WAIPOULI — Despite 15 years managing the Coconut Marketplace shopping center, Mary Lou Mendes was laid off after Iniki.
“I had no resources,” Mendes said Monday. “I had no job. This was right after Hurricane Iniki swept through the island.”
Sunday marked the 18th anniversary of Bodacious Plus Size Apparel, a shop opened by Mendes after being laid off from the Coconut Marketplace.
Sunday also marked Tanabata, or The Star Festival, in Japan where simply stated, people make a wish and hang it on a bamboo tree.
The festival, not a national holiday, stems from folklore where the Milky Way separates two star-crossed lovers — Princess Orihime and the cow herd Hikoboshi — the two characters represented by the stars Vega and Altair.
The princess was so forlorn to be separated, she wished and wished to be able to meet him again.
On the 7th day of the 7th month of the lunar calendar, the pair is allowed to cross the Milky Way to meet — just for that one night a year.
“She had a wish to be successful,” said Beverly Boiser, an employee who started with Mendes 18 years ago.
Mendes said owning a shop has been a lifetime dream of hers, working on developing parts of the store while employed at The Garden Island newspaper as an account executive.
“I had a dream of opening a plus-size store, and Jean Holmes, the then-editor, helped confirm the name — Bodacious,” Mendes said.
Monday, Mendes’ employees brought her cards, an anniversary lei, cake (homemade, of course) and dessert to celebrate the 18th anniversary of Bodacious Plus Size Apparel, which over the years has grown to include the original Bodacious store, plus five other stores. Five of the six Bodacious shops are located in the Coconut Marketplace, and one, the Kauai Plantation Store, is in the former Yasuda Store near the Pizza Hut on Kuhio Highway.
“It’s been 18 years of blisters,” Mendes said. “It’s been 18 years of bliss.”
Starting in the shop, which used to house Adornments, a high fashion store, Bodacious started out.
The Bodacious Plus Size Apparel grew to the Bodacious Petite Through Plus, and in 1999, Jungle Rain emerged at the Coconut Marketplace, resembling a shop out of Walt Disney’s Adventureland with its patina front and gifts and trendy items to match its tropical adventure look.
The Golden Nugget was added to the network in 2000. Then in 2002, Island Fever, which has since closed, opened its doors in the Marketplace.
“We were rocking,” Mendes said. “The economy was good and business was good.”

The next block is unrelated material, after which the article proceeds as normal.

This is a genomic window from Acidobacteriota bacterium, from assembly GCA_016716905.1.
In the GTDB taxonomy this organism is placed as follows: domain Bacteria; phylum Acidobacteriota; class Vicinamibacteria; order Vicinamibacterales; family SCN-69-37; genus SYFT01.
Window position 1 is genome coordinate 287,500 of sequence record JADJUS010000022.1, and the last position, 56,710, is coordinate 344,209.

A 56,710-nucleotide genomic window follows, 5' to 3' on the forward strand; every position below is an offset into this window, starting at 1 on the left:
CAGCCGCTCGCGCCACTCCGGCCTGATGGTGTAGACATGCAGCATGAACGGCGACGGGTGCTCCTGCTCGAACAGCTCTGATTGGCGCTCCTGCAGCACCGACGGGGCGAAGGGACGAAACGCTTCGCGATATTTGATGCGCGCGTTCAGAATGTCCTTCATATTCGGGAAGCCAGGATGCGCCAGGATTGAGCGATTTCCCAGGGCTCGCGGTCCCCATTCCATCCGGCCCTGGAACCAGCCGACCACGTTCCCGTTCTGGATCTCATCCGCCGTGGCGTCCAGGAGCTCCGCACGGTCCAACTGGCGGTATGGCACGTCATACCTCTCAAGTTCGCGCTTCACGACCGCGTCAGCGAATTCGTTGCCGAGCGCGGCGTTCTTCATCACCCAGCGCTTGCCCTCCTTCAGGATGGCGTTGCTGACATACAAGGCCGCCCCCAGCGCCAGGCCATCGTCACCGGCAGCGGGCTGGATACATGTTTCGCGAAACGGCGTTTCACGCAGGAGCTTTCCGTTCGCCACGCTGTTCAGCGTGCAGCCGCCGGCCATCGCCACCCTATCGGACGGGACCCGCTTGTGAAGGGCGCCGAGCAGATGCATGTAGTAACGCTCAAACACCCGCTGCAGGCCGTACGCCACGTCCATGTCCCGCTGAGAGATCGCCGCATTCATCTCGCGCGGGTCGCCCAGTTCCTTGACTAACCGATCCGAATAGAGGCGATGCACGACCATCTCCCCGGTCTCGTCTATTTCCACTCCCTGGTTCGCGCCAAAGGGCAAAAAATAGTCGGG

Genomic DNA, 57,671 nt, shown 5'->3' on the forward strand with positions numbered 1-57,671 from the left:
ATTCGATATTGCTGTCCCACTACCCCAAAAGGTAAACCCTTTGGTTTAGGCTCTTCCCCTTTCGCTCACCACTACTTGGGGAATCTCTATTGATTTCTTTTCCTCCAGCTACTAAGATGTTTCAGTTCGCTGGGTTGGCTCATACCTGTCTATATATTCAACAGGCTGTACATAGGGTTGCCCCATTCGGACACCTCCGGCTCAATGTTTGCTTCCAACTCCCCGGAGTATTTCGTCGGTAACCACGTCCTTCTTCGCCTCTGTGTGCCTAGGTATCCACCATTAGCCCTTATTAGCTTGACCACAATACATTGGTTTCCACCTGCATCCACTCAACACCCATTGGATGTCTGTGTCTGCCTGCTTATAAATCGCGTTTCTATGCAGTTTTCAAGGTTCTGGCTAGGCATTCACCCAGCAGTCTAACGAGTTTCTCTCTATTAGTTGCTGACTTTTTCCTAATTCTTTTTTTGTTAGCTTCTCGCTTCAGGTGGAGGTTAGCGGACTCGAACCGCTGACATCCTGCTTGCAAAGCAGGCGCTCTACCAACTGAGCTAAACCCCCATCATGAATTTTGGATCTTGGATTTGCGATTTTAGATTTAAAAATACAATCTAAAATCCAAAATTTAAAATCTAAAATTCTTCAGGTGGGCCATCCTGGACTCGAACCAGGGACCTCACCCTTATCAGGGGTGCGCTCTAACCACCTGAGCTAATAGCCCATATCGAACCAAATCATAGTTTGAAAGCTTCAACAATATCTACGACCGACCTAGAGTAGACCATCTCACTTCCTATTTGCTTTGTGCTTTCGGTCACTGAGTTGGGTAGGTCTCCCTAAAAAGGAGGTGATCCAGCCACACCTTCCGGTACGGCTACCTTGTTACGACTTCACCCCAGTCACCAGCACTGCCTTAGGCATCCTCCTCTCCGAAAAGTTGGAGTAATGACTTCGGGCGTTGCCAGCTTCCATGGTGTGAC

An opportunity for a surf shop opened up in 2004 and Nakoa Surf was born.
Two years later, the former Yasuda Store opened the doors to the Kauai Plantation Store, and in 2007 Island Jewels was added to the Bodacious family.
But then, the rocking stopped. The economy crashed. Two of Mendes’ jewelry stores — the Golden Nugget and Island Jewels — were robbed.
“That was an eye opener,” Mendes said. “We got serious about what we were doing and switched to survival mode.”
Island Jewels was closed.
“We are survivors,” Mendes said. “We move on. We move forward.”
She said the biggest part of the Bodacious family are the employees, two of whom have been with her for 18 years. Others have tenure of 10-plus years.
“We’re just a bunch of people,” Mendes said. “We’re not professional retailers. I never did retail, although I did associate with some retailers when I worked at The Garden Island newspaper. We put our heads together, talk things through and keep moving forward.”
At the height of Bodacious, Mendes said she had 72 employees working eight stores. Today, Bodacious employs about 30 employees in six stores.
Gail Nobriga, an employee for 18 years, said the original designs and colors which opened Bodacious is still on the walls, and is the favorite of customers.
“We only recently added several new colors,” Nobriga said. “But otherwise, it’s still our best seller.”
When speaking of employees, Mendes is quick to note the passing of one of her treasured employees of six years, who was the daughter of a co-worker at The Garden Island.
“We saw her Saturday, and Monday she never came back to work,” Mendes said. “We already miss her.”
After negotiating 18 years of roads, bumps and a crashing economy, Mendes said her most valuable assets are her employees.
“We’re just people who like people,” she said. “I’ll be the first to tell visitor industry people that it’s not what you sell, it’s who sells it. Our customer service has never failed.”
Sharri Negrillo is one of the Bodacious employees, spending time on the craft table linking The Golden Nugget with Nakoa Surf Shop.
“I’ve been working here since high school,” Negrillo, an 8-year employee, said. “This was supposed to be my senior job, but they are so good about scheduling around my classes — even if I’m part time. They work around my other job. When I was in school, they worked around my course work.”
Mendes said with ABC stores taking over the Coconut Marketplace, she is optimistic about the future.
“Beall Corp. is the Marketplace manager, and there are still tough times ahead while they undergo construction,” Mendes said. “But ABC is a retailer and knows the dynamics of retailing. We just want people to know the Marketplace is open. The Coconut Marketplace has added Bambulei to the offering of shops, and recently, the Life Style shop moved here from the Kinipopo. We’re not out of the woods yet, but we remain positive.”
Terry Riopta, a 10-year employee, describes the current Marketplace situation to a person having cancer.
“You have to treat it,” Riopta said. “You treat it with radiation, you use chemo, and if have to, you operate. But in the end, it’s all good.”